While many of us recognize that elections and election cycles are not ideas to define democracy by, when nation-states built around the workability of electoral politics have trouble achieving the resemblance of a democratic election by popular vote, there is greater cause for worry.
Robert Mugabe, the incumbent President of Zimbabwe, has been known to actively support political cronyism, violence against the people of Zimbabwe, murderous suppression of public protest, and the enforcement of crippling social policies. This once prosperous South African neighbor is currently experiencing the worst inflation rate in the world, now pegged at over 150,000 percent. Zimbabwe also has the lowest life expectancy in the world. Female life expectancy stands at 34 years, while for males it is 37 years. And Zimbabwe has one of the world’s worst AIDS epidemics, with little or no access to antiretroviral drugs.
The late results from the elections held on Saturday in Zimbabwe were announced yesterday, yet the ZANU-PF government reported that since no clear winner was found, runoff voting will take place on April 19th. This has raised levels of tension and anticipation within the country and internationally. Sokwanele.com is the website for an independent election watching organization in Zimbabwe. They also appear to support the opposition party, the MDC. Based on their data, the candidate from the MDC has already achieved the 50% margin needed to take office. The Zimbabwe Election Support Network, another independent group, said the results were 49% MDC and 42% ZANU-PF.
Everyone is confused. All over the blogosphere, bloggers are calling for Zimbabweans to exercise peace and calm till the next results are announced so as not to give Mugabe the justification to unleash violence against the people using the state’s armed forces.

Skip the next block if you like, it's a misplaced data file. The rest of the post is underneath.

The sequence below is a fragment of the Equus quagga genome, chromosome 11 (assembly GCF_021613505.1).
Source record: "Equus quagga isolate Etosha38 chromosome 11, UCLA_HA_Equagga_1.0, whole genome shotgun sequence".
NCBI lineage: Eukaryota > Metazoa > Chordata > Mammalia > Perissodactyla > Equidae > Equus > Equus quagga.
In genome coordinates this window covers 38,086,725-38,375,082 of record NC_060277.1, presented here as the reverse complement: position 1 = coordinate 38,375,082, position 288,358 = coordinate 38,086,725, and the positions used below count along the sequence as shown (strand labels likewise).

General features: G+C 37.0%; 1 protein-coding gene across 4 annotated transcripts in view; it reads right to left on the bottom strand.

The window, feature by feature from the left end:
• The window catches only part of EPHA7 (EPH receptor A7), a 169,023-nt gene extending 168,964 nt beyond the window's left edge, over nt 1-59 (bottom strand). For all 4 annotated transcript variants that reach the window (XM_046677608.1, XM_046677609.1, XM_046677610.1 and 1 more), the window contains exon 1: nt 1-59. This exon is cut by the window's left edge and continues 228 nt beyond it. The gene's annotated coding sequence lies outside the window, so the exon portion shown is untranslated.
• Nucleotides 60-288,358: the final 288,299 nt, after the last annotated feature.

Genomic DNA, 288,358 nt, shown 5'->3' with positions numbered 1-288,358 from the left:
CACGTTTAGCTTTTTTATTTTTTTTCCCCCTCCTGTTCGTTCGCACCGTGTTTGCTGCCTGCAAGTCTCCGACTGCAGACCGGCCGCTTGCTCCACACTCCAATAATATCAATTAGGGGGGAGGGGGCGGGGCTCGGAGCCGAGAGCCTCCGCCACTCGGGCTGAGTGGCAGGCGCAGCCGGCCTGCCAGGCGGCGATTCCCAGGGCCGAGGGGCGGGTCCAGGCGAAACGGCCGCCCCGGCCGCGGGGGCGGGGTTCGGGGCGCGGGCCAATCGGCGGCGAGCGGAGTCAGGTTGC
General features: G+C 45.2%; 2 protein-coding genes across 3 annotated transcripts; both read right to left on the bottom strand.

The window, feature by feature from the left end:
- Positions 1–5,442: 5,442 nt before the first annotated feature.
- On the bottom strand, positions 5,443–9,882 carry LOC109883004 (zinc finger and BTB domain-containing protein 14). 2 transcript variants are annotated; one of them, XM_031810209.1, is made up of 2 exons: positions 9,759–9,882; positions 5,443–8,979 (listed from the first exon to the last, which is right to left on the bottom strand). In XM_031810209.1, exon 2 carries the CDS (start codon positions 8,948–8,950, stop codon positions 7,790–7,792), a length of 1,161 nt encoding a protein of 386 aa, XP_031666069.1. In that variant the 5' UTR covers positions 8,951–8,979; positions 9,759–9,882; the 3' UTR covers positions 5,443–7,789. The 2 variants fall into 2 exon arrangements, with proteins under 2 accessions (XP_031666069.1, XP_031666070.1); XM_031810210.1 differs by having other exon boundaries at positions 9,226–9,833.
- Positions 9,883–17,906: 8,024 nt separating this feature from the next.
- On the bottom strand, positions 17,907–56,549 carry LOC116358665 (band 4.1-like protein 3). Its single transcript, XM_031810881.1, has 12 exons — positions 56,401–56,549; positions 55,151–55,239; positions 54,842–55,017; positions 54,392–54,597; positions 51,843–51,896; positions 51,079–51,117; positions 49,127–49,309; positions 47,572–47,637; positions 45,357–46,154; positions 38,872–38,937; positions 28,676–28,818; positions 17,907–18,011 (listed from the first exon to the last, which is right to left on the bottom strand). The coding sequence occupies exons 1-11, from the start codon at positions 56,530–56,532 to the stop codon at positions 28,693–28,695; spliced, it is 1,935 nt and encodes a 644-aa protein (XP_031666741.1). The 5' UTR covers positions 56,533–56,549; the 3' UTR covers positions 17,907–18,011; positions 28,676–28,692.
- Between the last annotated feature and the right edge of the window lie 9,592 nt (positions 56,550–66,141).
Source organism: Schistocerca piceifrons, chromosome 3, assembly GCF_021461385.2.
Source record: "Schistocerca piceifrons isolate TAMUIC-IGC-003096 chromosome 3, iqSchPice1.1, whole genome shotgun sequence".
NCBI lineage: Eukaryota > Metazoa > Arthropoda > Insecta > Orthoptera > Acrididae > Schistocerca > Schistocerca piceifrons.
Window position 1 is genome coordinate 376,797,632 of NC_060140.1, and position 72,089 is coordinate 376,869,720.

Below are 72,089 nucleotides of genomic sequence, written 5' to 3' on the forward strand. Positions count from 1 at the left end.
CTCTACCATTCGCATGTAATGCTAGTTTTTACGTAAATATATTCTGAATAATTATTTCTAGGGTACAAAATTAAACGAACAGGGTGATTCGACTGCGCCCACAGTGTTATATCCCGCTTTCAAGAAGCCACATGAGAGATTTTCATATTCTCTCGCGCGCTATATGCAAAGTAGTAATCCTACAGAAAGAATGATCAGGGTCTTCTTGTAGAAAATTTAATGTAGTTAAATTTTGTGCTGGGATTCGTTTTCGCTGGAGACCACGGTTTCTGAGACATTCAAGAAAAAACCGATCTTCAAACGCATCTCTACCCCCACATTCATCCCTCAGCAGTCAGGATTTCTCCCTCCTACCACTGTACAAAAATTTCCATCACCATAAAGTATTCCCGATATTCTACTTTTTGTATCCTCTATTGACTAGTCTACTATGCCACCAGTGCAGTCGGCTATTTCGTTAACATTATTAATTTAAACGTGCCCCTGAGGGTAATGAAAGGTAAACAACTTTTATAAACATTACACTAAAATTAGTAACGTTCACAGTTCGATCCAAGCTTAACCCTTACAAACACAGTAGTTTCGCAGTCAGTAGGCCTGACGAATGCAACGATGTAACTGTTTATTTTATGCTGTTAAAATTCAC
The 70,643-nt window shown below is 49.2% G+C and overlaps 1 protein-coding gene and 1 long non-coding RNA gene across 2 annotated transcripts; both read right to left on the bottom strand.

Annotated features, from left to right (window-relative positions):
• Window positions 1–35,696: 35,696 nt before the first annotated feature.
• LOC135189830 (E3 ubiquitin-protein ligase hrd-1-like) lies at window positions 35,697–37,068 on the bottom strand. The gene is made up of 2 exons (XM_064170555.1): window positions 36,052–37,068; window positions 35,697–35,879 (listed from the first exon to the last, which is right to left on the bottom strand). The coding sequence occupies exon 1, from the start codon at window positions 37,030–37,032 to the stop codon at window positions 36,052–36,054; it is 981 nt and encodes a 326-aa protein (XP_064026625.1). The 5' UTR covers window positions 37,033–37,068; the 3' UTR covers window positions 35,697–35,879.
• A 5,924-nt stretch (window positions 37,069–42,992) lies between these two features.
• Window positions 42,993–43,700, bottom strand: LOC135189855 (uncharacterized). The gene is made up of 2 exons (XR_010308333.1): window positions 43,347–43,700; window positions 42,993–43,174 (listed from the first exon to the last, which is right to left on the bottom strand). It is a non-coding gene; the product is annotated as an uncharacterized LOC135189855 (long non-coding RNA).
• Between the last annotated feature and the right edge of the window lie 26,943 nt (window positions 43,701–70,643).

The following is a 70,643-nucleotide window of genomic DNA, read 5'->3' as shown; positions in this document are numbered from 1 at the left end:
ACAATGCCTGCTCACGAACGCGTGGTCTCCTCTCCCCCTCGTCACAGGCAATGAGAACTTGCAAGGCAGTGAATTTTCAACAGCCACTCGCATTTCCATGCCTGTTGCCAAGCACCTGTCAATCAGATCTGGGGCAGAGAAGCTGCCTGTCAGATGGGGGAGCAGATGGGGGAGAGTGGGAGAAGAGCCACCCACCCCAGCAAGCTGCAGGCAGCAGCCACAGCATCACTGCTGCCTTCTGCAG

After 28 years of “Rule by Mugabe”, many expected him to be voted out of office. Yet the time lag for the election results were suspicious. “It’s clear that [Mugabe] has lost the vote,” said Dumisani Muleya, a political reporter at the Zimbabwe Independent newspaper.
Advocating change, Martin Meenagh said on sokwanele.com that “It might be that in the dark, you reconcile yourself to the idea that your light is the only one in the darkness, and that it must be hidden behind your eyes because the winds would blow it out.”
Bright Matonga, the government’s Deputy Information Minister, told the BBC that the opposition was being “irresponsible” and “mischievous.” Only the electoral commission has the legal privilege to announce results in Zimbabwe. ZANU-PF officials have threatened to punish anyone who makes their own representation about vote results and totals, as the opposition has in fact already done.
Matonga said the opposition thinks it can “provoke ZANU-PF and the police and the army.”
Al Jazeera reported that state police were seen “manning a number of roadblocks” for checkpoint security in the capital today, but no other signs of oppressive police planning are known as of yet. The South African indymedia website occasionally mentions the ongoing political crisis and violence in Zimbabwe, and may be a valuable source of information if another crackdown does occur.